The Committee turns to an alternate, and we think incorrect, method of calculating AADA claim accrual dates applied recently in Norwest Bank Minnesota, N.A. v. FDIC. 4 The Norwest court ruled that no AADA claim accrues where an institution’s BIF/SAIF ratio is incorrect, so long as the two funds’ assessment rates remain the same. Instead, the court viewed an AADA claim as accruing only when the institution allegedly overpaid its combined BIF/SAIF assessment, which would result when the funds’ assessment rates diverged. Before divergence, the court apparently viewed the alleged SAIF overpayment as, in effect, an offset against the alleged BIF underpayment. In this way, the court tacitly and erroneously treated the BIF and SAIF as one fund. Thus, regardless of any error in BIF/SAIF apportionment, the Norwest court would not start the limitations clock running as long as the total combined BIF/SAIF assessment remained correct. Under this approach, had the BIF and SAIF rates never diverged, the statute of limitations for Bank’s claim would not yet have begun to run. We think the Norwest court was wrong.
Nevertheless, using the Norwest approach, the date of the first alleged overpayment by the Bank of its combined BIF/SAIF assessment can be precisely identified in FDIC records as September 29, 1995. On that date, the Bank paid its semiannual assessment, computed by applying BIF rates that were lower than SAIF rates. Accordingly, September 29, 1995, is the accrual date that would be found applying the Norwest approach.
B. When the Bank Brought Its Claim
Examination reveals that the Bank’s October 24, 2001, letter meets these requirements.5 In the letter, the Bank set out its AADA calculation theory and valued its claim at $100,000. The Bank, however, points to the September 22, 1995, letter from *** to former Chairman Helfer as evidence that its claim was first brought more than six years earlier. 6 The Committee finds nothing in the September 22, 1995, letter to suggest that the letter is anything more than a lobbying effort on the part of the Bank in opposition to legislation to impose a special SAIF assessment then being considered in Congress. Indeed, the letter on its face fails to meet the minimal requirements for submission of a claim: notice of a claim is not provided nor is any refund requested. Moreover, in September of 1995, as now, FDIC regulations set forth the explicit procedures for requesting revision of assessment payment computations. These rules provided what to submit, when to submit it, and the officer to whom it should be addressed. 7 The September 22, 1995 letter also meets none of the procedural requirements of the then-current rules. 8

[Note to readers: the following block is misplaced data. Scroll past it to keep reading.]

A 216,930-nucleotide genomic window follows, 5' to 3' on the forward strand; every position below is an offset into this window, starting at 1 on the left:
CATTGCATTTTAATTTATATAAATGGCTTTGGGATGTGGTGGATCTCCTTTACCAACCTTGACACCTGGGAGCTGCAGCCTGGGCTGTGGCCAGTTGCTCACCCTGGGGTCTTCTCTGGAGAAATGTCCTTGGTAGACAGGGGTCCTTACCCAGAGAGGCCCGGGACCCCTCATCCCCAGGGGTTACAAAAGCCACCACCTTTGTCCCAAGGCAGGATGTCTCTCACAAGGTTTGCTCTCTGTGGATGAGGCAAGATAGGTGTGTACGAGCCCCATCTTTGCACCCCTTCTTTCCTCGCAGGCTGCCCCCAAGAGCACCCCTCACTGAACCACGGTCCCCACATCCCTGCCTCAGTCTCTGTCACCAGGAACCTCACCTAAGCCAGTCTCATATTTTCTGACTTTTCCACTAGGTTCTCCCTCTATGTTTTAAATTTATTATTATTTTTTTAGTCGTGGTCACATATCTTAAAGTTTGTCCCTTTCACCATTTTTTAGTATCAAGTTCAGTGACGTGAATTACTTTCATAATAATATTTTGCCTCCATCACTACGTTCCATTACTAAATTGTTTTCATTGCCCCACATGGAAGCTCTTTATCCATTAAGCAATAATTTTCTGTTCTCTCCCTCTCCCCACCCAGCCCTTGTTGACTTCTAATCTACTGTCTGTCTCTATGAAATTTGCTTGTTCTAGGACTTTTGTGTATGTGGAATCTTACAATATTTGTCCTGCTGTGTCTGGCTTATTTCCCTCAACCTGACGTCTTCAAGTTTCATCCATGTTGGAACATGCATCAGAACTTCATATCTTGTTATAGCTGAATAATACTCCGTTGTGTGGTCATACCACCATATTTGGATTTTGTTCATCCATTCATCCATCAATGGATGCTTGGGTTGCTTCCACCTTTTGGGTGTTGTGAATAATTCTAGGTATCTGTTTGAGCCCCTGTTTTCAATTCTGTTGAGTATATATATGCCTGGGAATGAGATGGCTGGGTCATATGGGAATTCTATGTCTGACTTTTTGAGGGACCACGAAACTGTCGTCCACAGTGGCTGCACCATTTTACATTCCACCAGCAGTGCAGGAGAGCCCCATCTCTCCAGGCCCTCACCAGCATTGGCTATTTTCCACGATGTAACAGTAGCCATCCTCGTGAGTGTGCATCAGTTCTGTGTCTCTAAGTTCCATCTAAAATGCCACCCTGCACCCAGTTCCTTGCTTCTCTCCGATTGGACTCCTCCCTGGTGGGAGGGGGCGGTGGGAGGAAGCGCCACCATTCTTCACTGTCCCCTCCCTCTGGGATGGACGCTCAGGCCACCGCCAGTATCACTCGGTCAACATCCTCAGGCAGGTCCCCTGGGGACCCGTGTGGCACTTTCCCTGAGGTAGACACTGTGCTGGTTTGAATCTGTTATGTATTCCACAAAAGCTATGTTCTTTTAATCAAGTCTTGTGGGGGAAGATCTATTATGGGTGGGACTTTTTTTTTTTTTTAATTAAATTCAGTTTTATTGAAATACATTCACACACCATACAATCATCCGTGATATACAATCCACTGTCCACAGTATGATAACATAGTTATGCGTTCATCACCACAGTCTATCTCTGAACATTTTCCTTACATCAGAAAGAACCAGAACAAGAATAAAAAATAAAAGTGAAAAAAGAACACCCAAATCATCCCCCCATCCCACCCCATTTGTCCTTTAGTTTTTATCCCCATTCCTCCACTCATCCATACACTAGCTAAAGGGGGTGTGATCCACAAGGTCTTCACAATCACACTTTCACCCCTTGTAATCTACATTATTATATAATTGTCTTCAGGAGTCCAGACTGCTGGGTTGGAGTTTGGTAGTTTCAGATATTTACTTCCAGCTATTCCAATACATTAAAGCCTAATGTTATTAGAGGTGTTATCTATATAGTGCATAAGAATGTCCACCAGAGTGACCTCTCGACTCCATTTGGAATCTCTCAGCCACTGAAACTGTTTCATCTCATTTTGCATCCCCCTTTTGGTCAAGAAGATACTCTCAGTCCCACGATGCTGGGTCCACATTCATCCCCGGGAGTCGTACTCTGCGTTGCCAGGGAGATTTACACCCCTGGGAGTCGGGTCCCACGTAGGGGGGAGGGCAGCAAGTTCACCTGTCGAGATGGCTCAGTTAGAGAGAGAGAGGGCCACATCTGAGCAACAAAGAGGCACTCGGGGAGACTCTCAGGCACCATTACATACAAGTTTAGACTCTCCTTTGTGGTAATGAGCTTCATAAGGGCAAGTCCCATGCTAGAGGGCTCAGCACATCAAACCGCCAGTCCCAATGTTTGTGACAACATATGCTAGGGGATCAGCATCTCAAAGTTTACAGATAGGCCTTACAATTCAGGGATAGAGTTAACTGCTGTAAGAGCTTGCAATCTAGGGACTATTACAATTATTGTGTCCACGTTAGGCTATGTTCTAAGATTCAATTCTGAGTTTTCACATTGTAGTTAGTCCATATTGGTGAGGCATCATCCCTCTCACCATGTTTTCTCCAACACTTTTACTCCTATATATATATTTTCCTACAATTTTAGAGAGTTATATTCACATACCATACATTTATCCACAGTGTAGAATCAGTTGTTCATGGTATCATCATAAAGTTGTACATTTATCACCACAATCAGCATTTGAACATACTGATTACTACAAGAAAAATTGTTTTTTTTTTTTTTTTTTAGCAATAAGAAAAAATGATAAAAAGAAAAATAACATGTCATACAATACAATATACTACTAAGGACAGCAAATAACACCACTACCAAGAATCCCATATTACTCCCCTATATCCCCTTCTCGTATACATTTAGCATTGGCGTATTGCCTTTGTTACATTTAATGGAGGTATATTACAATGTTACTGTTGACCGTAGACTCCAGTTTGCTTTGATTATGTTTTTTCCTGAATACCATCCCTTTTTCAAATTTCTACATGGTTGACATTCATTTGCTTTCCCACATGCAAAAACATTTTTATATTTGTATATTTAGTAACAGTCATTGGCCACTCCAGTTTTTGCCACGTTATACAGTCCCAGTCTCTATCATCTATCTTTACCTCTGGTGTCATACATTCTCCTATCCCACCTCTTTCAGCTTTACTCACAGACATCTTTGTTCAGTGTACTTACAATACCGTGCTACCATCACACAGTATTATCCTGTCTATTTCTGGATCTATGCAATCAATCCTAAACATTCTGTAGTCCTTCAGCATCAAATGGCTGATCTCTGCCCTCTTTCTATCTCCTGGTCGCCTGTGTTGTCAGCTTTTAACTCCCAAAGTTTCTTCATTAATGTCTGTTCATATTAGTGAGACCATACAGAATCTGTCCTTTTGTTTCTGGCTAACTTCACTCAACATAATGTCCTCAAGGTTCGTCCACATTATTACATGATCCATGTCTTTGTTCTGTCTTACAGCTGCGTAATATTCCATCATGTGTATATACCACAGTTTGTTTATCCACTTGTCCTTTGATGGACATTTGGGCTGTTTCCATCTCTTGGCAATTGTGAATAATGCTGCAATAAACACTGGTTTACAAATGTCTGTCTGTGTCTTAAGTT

The Committee finds that X Bank’s September 22, 1995 letter failed to bring a claim against the FDIC. The letter therefore can have no effect on the statute of limitations issue presented here. Rather, the evidence in this matter supports the conclusion that Bank X’s claim against the FDIC was first brought in its October 24, 2001 letter.
C. X Bank’s Claim Is Time Barred
X Bank’s claim accrued on January 31, 1995, when its first alleged SAIF overpayment was due. As of that date, if X Bank believed an error in its AADA calculation had occurred, it could have pursued that error with the FDIC. Instead, the Bank waited until October 24, 2001 – almost six years and nine months later – before doing so, well beyond the five-year statutory period. Nor is the claim timely even applying the Norwest approach. Under that calculation, the Bank’s claim would have accrued on September 29, 1995, when it first paid assessments based on divergent BIF and SAIF rates. Applying that accrual date, six years and twenty-five days elapsed9 before the Bank brought this claim. 10
Accordingly, X Bank’s claim was not brought within five years of its accrual as required under Section 7(g), 12 U.S.C. § 1817(g), the statute of limitations for FDIC assessment matters. The Committee therefore finds that X Bank’s claim is time barred.
For the reasons discussed herein, under the authority delegated by the Board of Directors of the Federal Deposit Insurance Corporation, the Committee denies Bank’s appeal.